Government: Various federal, state and local government entities rely on MSA for communication and analytic solutions, such as a mobile app (named Savvy Citizen) that local governments can use to send push notifications to citizens.

  Metals: MSA has provided steel firms in North America, Asia and Europe with real-time information on prices and availability of scrap to forecast and strategize.

  Arts, Music and Cultural Organizations: Analytics-driven marketing solutions help these organizations with subscription acquisition or single-ticket sales for events.

•  Gaming: MSA provides actionable insights on player demographics and competitive analysis for casinos and gaming manufacturers.

  Cannabis, CBD and Hemp: The study of cannabis purchases from dispensaries and their effect on opioid use and the analysis of how new forms of cannabis are shifting usage is receiving considerable attention from medical researchers as more states legalize recreational cannabis use.

To give just one illustration of MSA’s impact within this enormous range of fields, consider the dramatic rise in popularity of glucagon-like peptide 1 (GLP-1) drugs that were created to treat type 2 diabetes but also can lead to weight loss. Understanding the impact these weight loss drugs have on consumer behavior is vital for those in the CPG industries that MSA serves.

“We’re using multiple sources of data to answer the question of how these new weight loss drugs impact consumer purchase behavior,” Reddy says. “What nutrients are individuals not getting by consuming less food? Should products be developed to supplement the lack of people getting their daily nutritional requirements? Should the size and contents of prepared foods change to meet these new consumer needs? And how does this whole thing impact adult beverage consumption?”

This is one of many examples of this adaptive company responding to major trend changes. And just as MSA helps its customers nimbly adapt to changes in their industries, it has also evolved with the changing workplace trends and recently taken formal steps to ensure its innovative continuity.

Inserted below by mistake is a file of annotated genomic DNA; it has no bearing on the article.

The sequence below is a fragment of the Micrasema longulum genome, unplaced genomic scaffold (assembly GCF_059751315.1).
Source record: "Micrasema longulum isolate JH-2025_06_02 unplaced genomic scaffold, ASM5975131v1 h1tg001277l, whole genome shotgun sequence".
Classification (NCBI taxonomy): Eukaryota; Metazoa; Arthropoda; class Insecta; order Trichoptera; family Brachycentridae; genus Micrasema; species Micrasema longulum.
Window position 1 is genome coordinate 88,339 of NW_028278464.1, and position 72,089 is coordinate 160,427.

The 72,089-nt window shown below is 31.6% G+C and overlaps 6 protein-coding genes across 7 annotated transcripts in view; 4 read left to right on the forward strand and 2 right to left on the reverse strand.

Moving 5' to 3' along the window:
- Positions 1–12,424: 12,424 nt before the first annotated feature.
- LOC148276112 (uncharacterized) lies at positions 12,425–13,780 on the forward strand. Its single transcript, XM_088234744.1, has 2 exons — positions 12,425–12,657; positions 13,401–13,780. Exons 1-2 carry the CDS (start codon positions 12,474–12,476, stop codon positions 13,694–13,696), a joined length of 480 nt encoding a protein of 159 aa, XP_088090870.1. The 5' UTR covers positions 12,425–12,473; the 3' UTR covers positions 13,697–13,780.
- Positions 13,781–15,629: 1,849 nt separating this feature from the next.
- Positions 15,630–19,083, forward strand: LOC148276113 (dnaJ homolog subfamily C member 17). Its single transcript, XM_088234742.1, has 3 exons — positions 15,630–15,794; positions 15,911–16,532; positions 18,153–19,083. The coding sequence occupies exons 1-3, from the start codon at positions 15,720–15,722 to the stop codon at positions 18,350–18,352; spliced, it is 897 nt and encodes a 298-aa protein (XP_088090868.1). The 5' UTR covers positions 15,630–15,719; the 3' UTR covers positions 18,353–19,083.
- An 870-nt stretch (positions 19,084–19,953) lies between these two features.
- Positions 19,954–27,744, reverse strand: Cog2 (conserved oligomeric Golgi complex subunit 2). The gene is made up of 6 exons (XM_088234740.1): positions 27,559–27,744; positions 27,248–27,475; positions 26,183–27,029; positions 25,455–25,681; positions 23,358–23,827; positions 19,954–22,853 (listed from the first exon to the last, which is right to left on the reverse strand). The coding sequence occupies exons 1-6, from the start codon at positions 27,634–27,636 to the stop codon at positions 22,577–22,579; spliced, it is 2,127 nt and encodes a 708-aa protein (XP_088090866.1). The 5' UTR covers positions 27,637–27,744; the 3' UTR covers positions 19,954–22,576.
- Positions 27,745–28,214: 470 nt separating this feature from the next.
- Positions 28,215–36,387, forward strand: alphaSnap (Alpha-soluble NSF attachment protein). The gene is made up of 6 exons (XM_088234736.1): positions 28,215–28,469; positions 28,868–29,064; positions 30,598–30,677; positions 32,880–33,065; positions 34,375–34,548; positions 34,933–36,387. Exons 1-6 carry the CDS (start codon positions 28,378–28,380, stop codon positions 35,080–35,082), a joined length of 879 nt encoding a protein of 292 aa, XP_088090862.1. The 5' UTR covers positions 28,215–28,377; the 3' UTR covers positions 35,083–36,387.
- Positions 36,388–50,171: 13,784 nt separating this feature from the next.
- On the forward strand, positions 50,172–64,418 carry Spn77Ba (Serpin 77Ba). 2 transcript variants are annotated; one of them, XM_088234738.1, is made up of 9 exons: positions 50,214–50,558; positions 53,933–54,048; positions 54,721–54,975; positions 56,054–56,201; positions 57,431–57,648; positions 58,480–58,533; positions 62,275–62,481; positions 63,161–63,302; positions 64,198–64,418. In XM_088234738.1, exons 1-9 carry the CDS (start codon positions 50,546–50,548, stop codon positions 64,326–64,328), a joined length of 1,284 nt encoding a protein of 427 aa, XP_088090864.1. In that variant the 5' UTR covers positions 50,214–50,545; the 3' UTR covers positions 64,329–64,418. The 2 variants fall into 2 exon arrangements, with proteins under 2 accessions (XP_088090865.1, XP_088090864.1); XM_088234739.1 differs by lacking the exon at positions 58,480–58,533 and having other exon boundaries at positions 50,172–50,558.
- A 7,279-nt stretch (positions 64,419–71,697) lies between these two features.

Making moves

As part of the evolution to a post-COVID hybrid work environment, MSA, which has remained rooted in Pittsburgh while also operating offices in Wales and Malaysia, downsized its headquarters in 2023. The company moved from a 124,000-square-foot space in Pittsburgh’s East End to a 37,000-square-foot space a block away in Bakery Square. Though most of the company’s 500-plus local employees work remotely, the modern office with floor-to-ceiling windows and a town hall area encourages collaboration.

“Like so many others, I’m always concerned about the isolation of working remote,” Reddy says. “The thing we might be doing a little bit different is we are investing more money to bring our employees together, from new hire orientations to providing all our company-sponsored events throughout the year.”

Whether it’s a group outing to Kennywood or a March Madness gathering, MSA holds some kind of event that builds socialization roughly every month. The company also encourages office exposure with free lunches one day per week, along with free snacks, coffee and gas gift card giveaways. Each division of the business is also provided a budget for team-building meals and experiences in the Pittsburgh area.

Such perks help MSA maintain an excellent retention rate. Reddy himself has been with the company since 1989, when he started as a data analyst as his first job out of college.

“To this day,” says Reddy, “we hire a lot of people without any experience, because we find it beneficial to teach you an area where you don’t have a background. We have folks right out of high school or with associate degrees or four-year degrees or master’s degrees. It’s a full gauntlet. We need people with a variety of educational experiences to fill our roles.”

What these people tend to have in common is the same curiosity and problem-solving motivation that led to Kuehn create MSA. And the 93-year-old Kuehn, who Reddy says is “the hardest-working person in our company,” has taken steps to maintain that mindset.

In November 2023, Kuehn transferred his ownership of MSA to the MSA Purpose Trust and the Dr. Alfred A. Kuehn Innovation Institute. The MSA Purpose Trust perpetually protects ownership of MSA as an R&D-driven organization, enabling it to continue operating as an innovative for-profit company for the benefit of MSA’s clients, employees and partners. The Dr. Alfred A. Kuehn Innovation Institute is a social welfare nonprofit organization whose mission includes research using advanced data analytical techniques, promoting and influencing public policies to improve health, wellness and education, and exploring ways to improve individuals’ meaningful lifespans.

The new ownership structure supports Kuehn’s lifelong passion for learning, creativity and innovation, and ensures that MSA and the Innovation Institute have the opportunity to build on his visionary legacy. The directors of the Dr. Alfred A. Kuehn Innovation Institute are Margaret Boright, Gongaware and Patrick Gallagher. 

“It ensures our longevity,” says Reddy, “for at least another 60-plus years.”

As data continues to drive decisions all around us, MSA will continue to be right there studying it.

Joe Reddy